Norm Olson's store in Alanson, Michigan, sells two items: guns and King James Bibles. The 48-year-old father of three has been removed as head of the Michigan Militia and pastor of Calvary Baptist Church because of views he expressed in the wake of the Oklahoma City bombing April 19. Yet Olson is still involved in the militia and the pulpit. He recently preached in an auction barn in Wolverine, Michigan, to 30 militia members wearing fatigues and sitting in folding chairs. "Hey, they need the Lord Jesus Christ," he told CHRISTIANITY TODAY. "One young man received the Lord that day."

As with many state militia members, Olson, who calls himself a "pistol-packin' preacher," defies easy stereotyping. His grandmother was Jewish; he is a dispensational, Calvinistic evangelist and former pastor in the General Association of General Baptists. He served in the U.S. Air Force, then worked as a Christian school principal. But two details are clear: "I am a military man, and God raised me up as a warrior for the Lord," Olson boasts.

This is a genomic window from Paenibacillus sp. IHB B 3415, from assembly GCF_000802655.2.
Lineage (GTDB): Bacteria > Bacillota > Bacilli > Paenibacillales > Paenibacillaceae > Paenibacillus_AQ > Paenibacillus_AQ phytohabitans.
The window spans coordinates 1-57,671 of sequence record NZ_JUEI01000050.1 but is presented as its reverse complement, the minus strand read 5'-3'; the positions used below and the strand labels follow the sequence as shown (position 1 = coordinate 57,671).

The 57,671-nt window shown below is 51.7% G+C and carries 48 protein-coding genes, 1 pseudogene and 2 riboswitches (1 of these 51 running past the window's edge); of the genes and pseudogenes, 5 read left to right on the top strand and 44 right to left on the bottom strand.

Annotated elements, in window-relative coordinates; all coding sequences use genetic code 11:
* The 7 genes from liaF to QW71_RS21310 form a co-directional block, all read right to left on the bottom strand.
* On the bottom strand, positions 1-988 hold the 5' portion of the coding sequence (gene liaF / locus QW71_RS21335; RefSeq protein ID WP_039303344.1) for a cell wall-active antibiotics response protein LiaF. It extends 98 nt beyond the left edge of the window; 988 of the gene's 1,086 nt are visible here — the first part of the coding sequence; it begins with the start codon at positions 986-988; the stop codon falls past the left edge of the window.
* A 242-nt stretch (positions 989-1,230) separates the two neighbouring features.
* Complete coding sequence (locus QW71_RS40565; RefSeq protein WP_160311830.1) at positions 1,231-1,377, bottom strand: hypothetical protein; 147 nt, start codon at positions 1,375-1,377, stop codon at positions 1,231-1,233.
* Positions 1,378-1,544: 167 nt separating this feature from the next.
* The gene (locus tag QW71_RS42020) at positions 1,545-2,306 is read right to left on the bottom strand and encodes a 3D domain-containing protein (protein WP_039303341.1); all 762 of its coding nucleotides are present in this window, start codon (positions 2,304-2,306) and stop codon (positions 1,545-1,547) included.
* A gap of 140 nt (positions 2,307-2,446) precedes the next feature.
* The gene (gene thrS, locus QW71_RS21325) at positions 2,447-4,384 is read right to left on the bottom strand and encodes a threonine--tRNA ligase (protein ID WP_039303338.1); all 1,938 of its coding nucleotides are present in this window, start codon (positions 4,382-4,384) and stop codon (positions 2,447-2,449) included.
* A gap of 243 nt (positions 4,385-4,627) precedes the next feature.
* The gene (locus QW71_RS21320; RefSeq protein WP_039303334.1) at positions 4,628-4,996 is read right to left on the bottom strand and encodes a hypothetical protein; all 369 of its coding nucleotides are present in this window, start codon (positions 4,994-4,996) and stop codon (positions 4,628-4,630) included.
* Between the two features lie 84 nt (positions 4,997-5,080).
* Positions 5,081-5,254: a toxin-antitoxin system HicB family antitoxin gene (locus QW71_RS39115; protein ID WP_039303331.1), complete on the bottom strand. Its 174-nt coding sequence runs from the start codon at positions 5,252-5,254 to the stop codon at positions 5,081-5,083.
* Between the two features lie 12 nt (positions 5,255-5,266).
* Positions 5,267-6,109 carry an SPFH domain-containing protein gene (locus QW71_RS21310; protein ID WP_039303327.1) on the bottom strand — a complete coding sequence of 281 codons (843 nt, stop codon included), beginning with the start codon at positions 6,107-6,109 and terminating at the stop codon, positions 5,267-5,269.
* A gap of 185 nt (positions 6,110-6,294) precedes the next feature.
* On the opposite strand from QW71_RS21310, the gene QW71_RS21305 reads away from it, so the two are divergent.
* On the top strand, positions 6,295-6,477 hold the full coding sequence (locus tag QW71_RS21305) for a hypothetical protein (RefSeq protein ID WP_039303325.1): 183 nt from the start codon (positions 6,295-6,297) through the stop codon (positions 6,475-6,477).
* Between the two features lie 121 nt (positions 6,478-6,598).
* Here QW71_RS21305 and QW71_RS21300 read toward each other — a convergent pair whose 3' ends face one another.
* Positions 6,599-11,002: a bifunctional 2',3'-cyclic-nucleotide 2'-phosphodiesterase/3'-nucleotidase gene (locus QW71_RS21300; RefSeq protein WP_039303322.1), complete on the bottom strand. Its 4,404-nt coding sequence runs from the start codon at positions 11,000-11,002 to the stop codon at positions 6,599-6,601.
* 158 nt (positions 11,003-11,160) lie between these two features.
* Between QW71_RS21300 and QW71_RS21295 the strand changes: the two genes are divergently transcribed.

The combining of biblical injunctions with this sort of militancy has created widespread concerns and oversimplifications about the religious base of militia organizations. While some militia members subscribe to a twisted, racist gospel (one newsletter suggested bumper stickers to read "Ethnic Cleansing-The Only Way!" and "Speak English or Die"), others appear to embrace a genuine evangelicalism.

As far apart as mainstream evangelicals see themselves from some of the more fanatical elements within the militia, the aftermath of the Oklahoma City bombing-which occurred on the anniversary of the 1993 Waco conflagration-illustrates ...

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